Check it out: 'Tape It' stuck on craft world

Learn to make duct tape wallets, gloves, hats, jump ropes

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Review

"Tape It & Make It: 101 Duct Tape Activities "

By Richela Fabian Morgan; Barrons, 128 pages

There was a time when duct tape was found only in hardware stores and was easily distinguished from the other adhesive tapes by its gray surface. Duct tape represented practicality, durability, reliability; truly the workhorse of many household repairs. A toolbox without duct tape was like a desk drawer without paper clips – weird and incomplete.

But the duct tape landscape has undergone a huge transformation. I didn't pay much attention to it at first. Sure, I saw the neon colors, the stripes and polka dots, and I suppose I noticed that duct tape had moved from the back of the store – where hardware is often located — to more prominent shopping real estate such as the office supplies and/or craft aisles. It wasn't until I happened to see three new titles arrive at the library — all of them about crafting with duct tape — that I realized this fad just might "stick" around for a while. It was time, I decided, to pay closer attention to this duct tape frenzy.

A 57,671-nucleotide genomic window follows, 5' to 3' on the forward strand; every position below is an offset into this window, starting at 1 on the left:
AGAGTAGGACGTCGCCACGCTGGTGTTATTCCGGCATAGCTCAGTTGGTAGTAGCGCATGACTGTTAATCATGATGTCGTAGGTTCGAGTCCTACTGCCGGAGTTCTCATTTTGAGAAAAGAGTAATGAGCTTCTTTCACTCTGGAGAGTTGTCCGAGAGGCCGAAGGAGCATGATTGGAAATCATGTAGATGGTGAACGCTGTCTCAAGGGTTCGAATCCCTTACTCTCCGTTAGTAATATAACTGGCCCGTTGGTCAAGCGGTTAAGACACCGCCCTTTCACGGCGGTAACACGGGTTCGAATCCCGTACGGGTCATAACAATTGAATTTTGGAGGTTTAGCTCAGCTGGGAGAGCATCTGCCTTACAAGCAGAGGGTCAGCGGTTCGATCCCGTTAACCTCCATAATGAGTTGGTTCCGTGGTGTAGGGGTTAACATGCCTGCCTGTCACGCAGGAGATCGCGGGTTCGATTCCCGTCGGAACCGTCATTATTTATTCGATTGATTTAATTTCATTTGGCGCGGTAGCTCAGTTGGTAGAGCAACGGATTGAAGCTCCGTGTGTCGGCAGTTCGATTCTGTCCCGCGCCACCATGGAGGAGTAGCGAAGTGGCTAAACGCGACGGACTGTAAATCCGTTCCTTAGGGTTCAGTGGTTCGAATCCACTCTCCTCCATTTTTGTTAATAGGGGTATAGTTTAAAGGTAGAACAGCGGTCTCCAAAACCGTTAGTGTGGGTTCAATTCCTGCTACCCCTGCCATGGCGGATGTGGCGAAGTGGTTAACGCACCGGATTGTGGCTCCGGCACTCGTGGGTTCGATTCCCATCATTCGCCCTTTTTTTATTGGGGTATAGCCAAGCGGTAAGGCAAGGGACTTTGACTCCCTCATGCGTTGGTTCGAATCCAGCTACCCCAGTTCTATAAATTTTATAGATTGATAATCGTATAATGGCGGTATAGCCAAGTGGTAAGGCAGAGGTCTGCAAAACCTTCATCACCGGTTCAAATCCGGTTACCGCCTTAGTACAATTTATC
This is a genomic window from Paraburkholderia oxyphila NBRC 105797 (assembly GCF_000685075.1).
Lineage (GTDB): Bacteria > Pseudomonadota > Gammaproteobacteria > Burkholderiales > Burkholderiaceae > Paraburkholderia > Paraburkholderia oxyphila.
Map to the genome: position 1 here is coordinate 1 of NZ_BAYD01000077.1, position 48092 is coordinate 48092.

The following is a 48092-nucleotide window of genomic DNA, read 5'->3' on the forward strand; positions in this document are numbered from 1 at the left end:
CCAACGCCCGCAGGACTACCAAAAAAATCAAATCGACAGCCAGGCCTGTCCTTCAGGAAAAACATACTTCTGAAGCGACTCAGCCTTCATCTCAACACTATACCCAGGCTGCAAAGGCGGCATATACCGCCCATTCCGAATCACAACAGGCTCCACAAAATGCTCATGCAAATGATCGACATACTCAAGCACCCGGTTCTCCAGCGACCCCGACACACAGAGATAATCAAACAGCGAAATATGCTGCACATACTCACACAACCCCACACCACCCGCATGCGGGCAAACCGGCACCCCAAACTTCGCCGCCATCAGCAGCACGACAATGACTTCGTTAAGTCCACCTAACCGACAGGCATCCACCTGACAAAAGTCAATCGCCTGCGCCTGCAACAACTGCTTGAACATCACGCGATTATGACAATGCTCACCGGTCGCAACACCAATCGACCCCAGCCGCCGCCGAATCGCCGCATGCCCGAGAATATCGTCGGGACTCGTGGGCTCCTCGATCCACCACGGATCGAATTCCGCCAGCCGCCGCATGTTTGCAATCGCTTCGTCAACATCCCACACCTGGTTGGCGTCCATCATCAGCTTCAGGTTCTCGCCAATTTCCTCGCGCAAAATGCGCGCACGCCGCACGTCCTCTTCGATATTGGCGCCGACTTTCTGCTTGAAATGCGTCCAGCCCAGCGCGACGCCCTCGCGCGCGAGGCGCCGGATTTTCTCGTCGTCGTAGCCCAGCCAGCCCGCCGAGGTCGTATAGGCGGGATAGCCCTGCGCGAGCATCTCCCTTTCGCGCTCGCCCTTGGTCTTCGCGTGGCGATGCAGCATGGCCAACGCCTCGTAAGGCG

In "Tape It & Make It," Richela Fabian Morgan offers up a bevy of unique — sometimes practical, sometimes odd — projects for all levels of duct tape enthusiasts. Chapter headings include, but are not limited to, Housewares (check out the beverage coaster); Bags, Holders, and Wallets (make a cell phone case); Toys for Kids (create a jump rope); and Miscellaneous Projects (reupholster a bar stool). Most of the activities have either practical or whimsical applications. Even I, a non-crafter with a somewhat skeptical regard for the revamped duct tape scene, find most of the ideas fun and useful.

I have to admit that a few of the projects caused me to raise an eyebrow. A couple of the toys — a blue boy doll and a pink girl doll — look more creepy than cute, in my opinion. I'm not sure I would ever wear a duct tape bucket hat, or duct tape fingerless gloves because yes, it's true, I prefer cotton to adhesive tape for my attire. And I'm sorry, but hemming a pant leg with duct tape, regardless of the tape's cool color, makes me cringe.

Despite my hesitation over a handful of activities, I think this week's book is quirky and fun, with plenty of projects designed to make duct tape fans very happy. And if you decide to apply duct tape to the hem of your jeans, that's OK. I promise I just won't look.

Jan Johnston is the Collection Development Coordinator for the Fort Vancouver Regional Library District. Email her at readingforfun@fvrlorg..